The research found that quality of data derived through analytics is not an area where many see a strong need for improvement; more than two-thirds said they are confident or very confident in the quality of the information generated by their analytics. Nor is availability of data a major issue: Organizations generally do not find it difficult to get to the data they need to assemble metrics and performance indicators. However, the research also found fewer than half of senior finance executives and just one-third of other senior executives always have analytics available when they need them.
Yet even if data is largely available and accurate, it is not necessarily fresh and timely, and the research found this to be an area of more concern. More than half of organizations have stale or outdated data in the metrics and key performance indicators (KPIs) they use, and half also require longer than one business week to provide important metrics and KPIs to people who need them. Lacking the latest metrics and KPIs, people at all levels find it difficult to take advantage of opportunities, address issues or correct mistakes.
The analytics process itself is another area where improvement is needed: 40 percent spend most of their time here in unproductive activities including waiting for data, reviewing it for quality and consistency and grappling with metrics that are not easily accessible. Analysis of the research using our Ventana Research Maturity Index determined that most organizations are immature in process, one of the four categories in which we assess maturity. Taking an extended length of time to provide important metrics and KPIs is an indicator of immaturity in the relevant processes as is infrequency of formally reviewing them: 28 percent do this only quarterly, annually or not at all.
This analysis found organizations are most mature in the technology category and least mature in process and information. Yet in every category, most organizations do not get the fullest benefit from finance analytics; in none of them do as many as one in five reach the top innovative maturity level. And even in technology, more than half rank at the two lowest of four levels of maturity. Spreadsheets are the tool most commonly used by more than one-fourth of participating organizations. We consider spreadsheets inadequate for complex analytics because spreadsheets are designed for individual, ad-hoc analyses and are poorly suited to other enterprise-wide tasks. To get maximum benefit from applying analytics to finance, we advise organizations that use spreadsheets for repetitive analyses and reports or to collaborate in ongoing analysis and decision-making processes to replace them with analytic databases and warehouses as well as software for planning and forecasting and business intelligence.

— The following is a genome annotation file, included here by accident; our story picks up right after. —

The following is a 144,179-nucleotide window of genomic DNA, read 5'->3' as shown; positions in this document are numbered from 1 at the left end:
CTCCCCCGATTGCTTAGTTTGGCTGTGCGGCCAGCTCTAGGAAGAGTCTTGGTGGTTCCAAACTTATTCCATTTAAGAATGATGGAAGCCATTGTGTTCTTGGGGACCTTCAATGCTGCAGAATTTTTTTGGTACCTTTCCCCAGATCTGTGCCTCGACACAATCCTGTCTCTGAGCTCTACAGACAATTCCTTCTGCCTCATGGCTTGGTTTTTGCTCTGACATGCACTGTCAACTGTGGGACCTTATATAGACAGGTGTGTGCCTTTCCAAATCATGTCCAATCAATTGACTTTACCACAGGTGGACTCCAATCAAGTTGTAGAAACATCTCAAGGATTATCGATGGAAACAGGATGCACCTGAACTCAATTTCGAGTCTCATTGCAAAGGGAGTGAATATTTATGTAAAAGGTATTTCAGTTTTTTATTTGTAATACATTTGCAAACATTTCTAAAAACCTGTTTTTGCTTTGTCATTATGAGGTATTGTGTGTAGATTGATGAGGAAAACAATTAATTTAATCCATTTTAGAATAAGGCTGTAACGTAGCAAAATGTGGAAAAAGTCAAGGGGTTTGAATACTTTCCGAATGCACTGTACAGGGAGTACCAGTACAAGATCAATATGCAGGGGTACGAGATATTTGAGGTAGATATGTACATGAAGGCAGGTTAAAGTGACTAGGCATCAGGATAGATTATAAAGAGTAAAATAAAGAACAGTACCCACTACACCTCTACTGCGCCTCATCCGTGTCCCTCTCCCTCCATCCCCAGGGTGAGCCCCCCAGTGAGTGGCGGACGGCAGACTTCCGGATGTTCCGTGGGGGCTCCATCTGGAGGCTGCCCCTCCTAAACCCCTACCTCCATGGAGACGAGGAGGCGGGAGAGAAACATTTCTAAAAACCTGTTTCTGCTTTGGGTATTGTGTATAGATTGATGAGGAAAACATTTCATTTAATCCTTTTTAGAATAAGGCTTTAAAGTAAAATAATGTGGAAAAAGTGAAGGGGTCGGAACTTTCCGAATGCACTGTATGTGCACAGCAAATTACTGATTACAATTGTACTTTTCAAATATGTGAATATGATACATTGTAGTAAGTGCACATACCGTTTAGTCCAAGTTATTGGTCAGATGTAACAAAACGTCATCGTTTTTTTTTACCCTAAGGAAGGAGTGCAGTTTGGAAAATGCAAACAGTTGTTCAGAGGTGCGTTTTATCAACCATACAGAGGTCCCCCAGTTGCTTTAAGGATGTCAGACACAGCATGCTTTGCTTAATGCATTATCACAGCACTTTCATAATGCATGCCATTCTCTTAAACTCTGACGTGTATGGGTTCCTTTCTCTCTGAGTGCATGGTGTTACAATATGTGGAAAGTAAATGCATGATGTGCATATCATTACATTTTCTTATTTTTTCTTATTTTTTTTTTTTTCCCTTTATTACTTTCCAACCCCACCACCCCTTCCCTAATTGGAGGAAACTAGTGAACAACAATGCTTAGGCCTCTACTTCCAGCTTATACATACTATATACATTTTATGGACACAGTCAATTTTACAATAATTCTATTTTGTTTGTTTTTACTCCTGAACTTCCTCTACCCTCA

To reach the innovative level of maturity, organizations should add tools for performing predictive analytics as well. They also should determine what analytic capabilities are most important for their business, ensure data used for metrics is timely and people who use analytics have what they need and modify the process of using analytics to facilitate productive effort.
The research shows the three most significant barriers to making changes are a lack of resources and budget for the change, a business case that is not strong enough and low priority given to the issue. These factors indicate that most in finance do not see a driving motivation to reach the highest level of excellence in this area. But as the economic recovery gathers momentum, we expect more finance organizations to consider enhancing their finance analytics processes and capabilities in order to compete more effectively.
To read Ventana Research's benchmark research on financial analytics, click here (http://www.ventanaresearch.com/fam/). Parts two and three of this story explore recommendations on how to achieve more relevant analytics and metrics.